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Geostatistical inference of main Y-STR-haplotype groups in Europe

NCJ Number
Forensic Science International: Genetics Volume: 5 Issue: 2 Dated: March 2011 Pages: 91-94
Amalia Diaz-Lacava; Maja Walier; Sascha Willuweit; Thomas F. Wienker; Rolf Fimmers; Max P. Baur; Lutz Roewer
Date Published
March 2011
4 pages
This study examined the multifarious genetic heterogeneity of Europe and neighboring regions from a geographical perspective.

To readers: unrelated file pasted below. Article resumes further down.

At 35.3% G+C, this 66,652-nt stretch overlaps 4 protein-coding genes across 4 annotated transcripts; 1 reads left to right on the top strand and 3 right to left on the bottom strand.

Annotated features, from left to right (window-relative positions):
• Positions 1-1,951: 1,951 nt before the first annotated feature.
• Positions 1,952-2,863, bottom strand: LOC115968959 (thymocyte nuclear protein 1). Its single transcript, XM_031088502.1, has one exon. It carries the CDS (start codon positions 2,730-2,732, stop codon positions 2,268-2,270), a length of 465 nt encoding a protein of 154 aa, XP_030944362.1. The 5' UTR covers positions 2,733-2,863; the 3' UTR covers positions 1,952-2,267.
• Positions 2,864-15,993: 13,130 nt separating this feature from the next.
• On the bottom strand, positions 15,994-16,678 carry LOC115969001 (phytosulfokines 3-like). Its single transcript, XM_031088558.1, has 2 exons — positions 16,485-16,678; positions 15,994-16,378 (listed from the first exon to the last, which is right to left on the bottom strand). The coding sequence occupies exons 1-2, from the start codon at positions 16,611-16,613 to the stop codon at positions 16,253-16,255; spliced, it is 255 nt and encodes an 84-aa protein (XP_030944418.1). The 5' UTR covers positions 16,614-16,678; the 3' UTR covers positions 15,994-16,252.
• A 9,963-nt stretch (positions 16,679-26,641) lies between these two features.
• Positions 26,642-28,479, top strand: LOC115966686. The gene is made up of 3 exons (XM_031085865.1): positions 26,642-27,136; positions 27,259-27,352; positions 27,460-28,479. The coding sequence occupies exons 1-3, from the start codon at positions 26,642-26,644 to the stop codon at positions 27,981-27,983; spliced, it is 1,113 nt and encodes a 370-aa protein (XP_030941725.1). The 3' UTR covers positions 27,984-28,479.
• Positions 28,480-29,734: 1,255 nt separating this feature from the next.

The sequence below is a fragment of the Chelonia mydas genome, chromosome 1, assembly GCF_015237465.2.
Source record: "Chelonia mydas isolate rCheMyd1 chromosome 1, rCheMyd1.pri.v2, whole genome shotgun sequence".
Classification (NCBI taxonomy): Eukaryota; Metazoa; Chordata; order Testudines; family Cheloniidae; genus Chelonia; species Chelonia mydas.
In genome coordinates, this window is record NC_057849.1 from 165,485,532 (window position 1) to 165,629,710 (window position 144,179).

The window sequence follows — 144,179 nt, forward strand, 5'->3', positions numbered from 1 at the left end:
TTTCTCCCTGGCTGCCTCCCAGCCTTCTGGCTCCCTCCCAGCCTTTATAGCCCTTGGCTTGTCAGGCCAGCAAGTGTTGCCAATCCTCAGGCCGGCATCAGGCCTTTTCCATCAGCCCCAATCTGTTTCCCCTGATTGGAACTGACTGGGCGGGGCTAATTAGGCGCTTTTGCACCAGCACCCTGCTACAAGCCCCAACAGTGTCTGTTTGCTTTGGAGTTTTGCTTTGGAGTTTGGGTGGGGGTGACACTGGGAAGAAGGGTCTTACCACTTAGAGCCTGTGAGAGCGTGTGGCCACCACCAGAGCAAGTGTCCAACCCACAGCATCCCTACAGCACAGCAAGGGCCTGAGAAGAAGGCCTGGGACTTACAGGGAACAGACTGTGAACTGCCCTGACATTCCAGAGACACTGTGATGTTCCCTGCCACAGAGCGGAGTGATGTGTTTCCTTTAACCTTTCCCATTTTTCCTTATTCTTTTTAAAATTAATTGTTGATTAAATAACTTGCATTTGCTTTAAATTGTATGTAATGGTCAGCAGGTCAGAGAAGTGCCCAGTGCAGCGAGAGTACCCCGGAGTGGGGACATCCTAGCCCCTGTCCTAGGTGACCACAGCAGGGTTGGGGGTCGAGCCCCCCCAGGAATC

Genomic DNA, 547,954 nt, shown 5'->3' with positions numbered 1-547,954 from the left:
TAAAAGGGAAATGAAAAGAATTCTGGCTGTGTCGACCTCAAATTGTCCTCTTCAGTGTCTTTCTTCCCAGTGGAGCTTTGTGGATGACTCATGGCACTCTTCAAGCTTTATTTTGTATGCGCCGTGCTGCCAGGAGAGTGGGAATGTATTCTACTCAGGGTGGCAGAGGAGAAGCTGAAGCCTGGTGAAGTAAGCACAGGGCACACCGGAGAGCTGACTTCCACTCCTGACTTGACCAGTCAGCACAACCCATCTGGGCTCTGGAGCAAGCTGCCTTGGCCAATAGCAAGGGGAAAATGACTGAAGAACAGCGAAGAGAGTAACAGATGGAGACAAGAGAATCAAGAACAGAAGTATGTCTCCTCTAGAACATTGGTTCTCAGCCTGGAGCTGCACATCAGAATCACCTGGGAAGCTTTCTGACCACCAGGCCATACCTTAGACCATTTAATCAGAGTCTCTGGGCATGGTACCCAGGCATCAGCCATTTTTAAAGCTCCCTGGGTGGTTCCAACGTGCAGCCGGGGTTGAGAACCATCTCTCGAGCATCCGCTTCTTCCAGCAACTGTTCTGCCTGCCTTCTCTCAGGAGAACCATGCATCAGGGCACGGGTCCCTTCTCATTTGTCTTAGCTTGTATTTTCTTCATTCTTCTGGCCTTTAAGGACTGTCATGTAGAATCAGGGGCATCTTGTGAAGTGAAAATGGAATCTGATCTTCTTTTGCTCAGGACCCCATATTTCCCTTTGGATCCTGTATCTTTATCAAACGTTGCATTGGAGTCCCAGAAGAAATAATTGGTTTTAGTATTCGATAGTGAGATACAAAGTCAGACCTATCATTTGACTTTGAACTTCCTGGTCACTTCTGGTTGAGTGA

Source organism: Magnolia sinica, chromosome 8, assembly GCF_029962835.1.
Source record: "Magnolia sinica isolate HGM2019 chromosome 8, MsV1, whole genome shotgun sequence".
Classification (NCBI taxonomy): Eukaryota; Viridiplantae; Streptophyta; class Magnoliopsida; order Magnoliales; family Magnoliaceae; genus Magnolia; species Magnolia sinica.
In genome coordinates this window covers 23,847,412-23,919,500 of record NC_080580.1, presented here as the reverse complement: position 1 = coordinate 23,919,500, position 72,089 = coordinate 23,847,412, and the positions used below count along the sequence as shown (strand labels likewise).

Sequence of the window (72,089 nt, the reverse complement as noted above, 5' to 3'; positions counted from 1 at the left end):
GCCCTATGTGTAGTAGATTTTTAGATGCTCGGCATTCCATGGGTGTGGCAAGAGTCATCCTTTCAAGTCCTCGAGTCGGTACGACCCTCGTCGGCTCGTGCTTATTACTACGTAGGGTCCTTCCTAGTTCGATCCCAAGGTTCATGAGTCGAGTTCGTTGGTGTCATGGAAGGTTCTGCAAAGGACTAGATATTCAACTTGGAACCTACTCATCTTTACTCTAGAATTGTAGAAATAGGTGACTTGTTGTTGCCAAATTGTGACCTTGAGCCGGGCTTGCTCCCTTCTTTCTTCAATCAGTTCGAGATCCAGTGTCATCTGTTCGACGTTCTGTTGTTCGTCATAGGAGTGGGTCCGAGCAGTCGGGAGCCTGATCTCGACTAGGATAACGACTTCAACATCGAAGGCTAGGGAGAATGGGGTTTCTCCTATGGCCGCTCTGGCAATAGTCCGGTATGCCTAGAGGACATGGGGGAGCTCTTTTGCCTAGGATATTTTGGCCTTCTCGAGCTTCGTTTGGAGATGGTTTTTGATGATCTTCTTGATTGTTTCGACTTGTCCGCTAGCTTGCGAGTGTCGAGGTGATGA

The authors analyzed Y-chromosomal haplotypes composed of 7 highly polymorphic STR loci, genotyped for 33,010 samples, collected at 249 sites in Europe, Western Asia and North Africa, deposited in the YHRD database (www.yhrd.org). The data set comprised 4,176 different haplotypes, which we grouped into 20 clusters. For each cluster, the frequency per site was calculated. All geostatistical analysis was performed with the geographic information system GRASS-GIS. The authors interpolated frequency values across the study area separately for each cluster. Juxtaposing all 20 interpolated surfaces, the authors point-wisely screened for the highest cluster frequencies and stored it in parallel with the respective cluster label. The study combined these two types of data in a composite map. The authors repeated this procedure for the second highest frequencies in Europe. Major groups were assigned to Northern, Western and Eastern Europe. North Africa built a separate region, Southeastern Europe, Turkey and Near East were divided into several regions. The spatial distribution of the groups accounting for the second highest frequencies in Europe overlapped with the territories of the largest countries. The genetic structure presented in the composite maps fits major historical geopolitical regions and is in agreement with previous studies of genetic frequencies, validating our approach. The genetic geostatistical approach provides, on the basis of two composite maps, detailed evidence of the geographical distribution and relative frequencies of the most predominant groups of the extant male European population, examined on the basis of forensic Y-STR haplotypes. The existence of considerable genetic differences among geographic subgroups in Europe has important consequences for the statistical inference in forensic Y-STR haplotype analyses. (Published Abstract)